icathing / tags / podcast

Tagged with “podcast” (8)

  1. A Phone Call From Paul: Neil Gaiman ‹ Literary Hub

    We are very happy to introduce A Phone Call From Paul, Literary Hub’s weekly podcast, in which the inimitable Paul Holdengraber telephones a friend and sees what they’re up to.

    In episode one, Paul caught up with Neil Gaiman over the summer (before he became a new father!) to talk life, death, and the work of Dennis Potter.


    Read works mentioned in this podcast:

    The Book of My Enemy Has Been Remaindered, by Clive James

    Japanese Maple, by Clive James



    Part two with Neil Gaiman: Bee keeping, fatherhood, and magic.


    Music by Kurt Feldman.

    A Phone Call From PaulAmanda PalmerdeathfatherhoodlifeNeil GaimanPaul Holdengraberpodcast

    Share on Facebook (Opens in new window)Click to share on Twitter (Opens in new window)Click to share on Google+ (Opens in new window)Click to email this to a friend (Opens in new window)Click to print (Opens in new window)MoreClick to share on LinkedIn (Opens in new window)Click to share on Reddit (Opens in new window)Click to share on StumbleUpon (Opens in new window)Click to share on Tumblr (Opens in new window)Click to share on Pinterest (Opens in new window)Click to share on Pocket (Opens in new window)


    —Huffduffed by icathing

  2. New Disruptors 63: Failing Upward with Greg Knauss - Boing Boing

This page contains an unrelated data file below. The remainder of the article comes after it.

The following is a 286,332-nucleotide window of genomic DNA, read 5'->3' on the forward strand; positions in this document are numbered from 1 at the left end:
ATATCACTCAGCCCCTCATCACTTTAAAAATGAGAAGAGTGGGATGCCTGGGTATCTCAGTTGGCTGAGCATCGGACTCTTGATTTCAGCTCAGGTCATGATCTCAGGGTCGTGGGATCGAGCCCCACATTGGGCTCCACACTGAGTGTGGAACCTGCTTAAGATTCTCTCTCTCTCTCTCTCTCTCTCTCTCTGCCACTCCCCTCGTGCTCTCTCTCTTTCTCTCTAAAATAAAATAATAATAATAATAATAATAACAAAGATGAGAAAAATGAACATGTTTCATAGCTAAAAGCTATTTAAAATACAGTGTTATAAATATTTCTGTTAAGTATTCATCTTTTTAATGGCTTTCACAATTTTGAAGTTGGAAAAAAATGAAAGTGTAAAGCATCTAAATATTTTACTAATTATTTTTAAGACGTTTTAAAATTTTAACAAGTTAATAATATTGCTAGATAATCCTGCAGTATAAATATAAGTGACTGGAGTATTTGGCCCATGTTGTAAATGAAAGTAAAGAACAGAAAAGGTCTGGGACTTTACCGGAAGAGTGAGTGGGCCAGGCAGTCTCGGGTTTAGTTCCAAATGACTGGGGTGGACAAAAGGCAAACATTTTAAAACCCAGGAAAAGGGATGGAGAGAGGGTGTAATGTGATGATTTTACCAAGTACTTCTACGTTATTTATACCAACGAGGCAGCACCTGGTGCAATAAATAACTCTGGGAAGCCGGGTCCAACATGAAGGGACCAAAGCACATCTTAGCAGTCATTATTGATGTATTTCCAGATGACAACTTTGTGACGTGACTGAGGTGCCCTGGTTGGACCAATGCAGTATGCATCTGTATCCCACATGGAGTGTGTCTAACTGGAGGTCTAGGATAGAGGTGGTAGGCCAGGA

Greg Knauss is an independent software developer who created Romantimatic, a reminder program for absent-minded sweethearts. You may know him from the early 2000s: from Suck.com and Metababy and Rainy Day Fun and Games for Toddler and Total Bastard, a collection of stories he promoted on what was arguably the first digital book tour. Then for a decade he toiled behind the scenes until he went out on his own. We’ll talk today about his expectations, the reality, and fear of failing—and of succeeding!

    The New Disruptors: RSS | iTunes | Download this episode | Listen on Stitcher

    This episode is sponsored by:

    lynda.com: Over 2,000 high-quality and engaging video courses taught by industry experts — with new courses added daily. Listeners get a free 7-day trial with full access to all content by visiting lynda.com/tnd and signing up.

    Media Temple: Web hosting for artists, designers, and Web developers since 1998. World-class support available 24x7 through phone and chat—and even Twitter. Sign up with coupon code "tnd" to get 25% off your first month of hosting.

    This episode also brought to you by:

    Vimeo: If you upload a lot of videos, Vimeo Plus and Vimeo PRO let you add 20 GB a week with no ads slapped on top. Get 10% off with the code DISRUPT. (Coupon expires 4/30/2014. Renewals are at full price.)

    BackersHub.com: BackersHub is a daily deals Web site that rewards people who have backed

    previously successfully Kickstarter campaigns with exclusive discounts.

    Things we mention in this episode:

    Greg and I are both so old we remember seeing the launch of Mosaic (in different forms), the very first widely distributed graphical-user interface Web browser. Marc Andreessen and his colleagues at NCSA didn’t invent the Web, but they made it accessible.

    Ted Nelson gets credit for creating the notion of hypertext, which he always envisioned as two-way links! The original Netscape browser let you edit pages directly. Everpix (the site that I couldn’t recall) had to shut down, despite being beloved, because the revenue didn’t match up with the cost of providing service.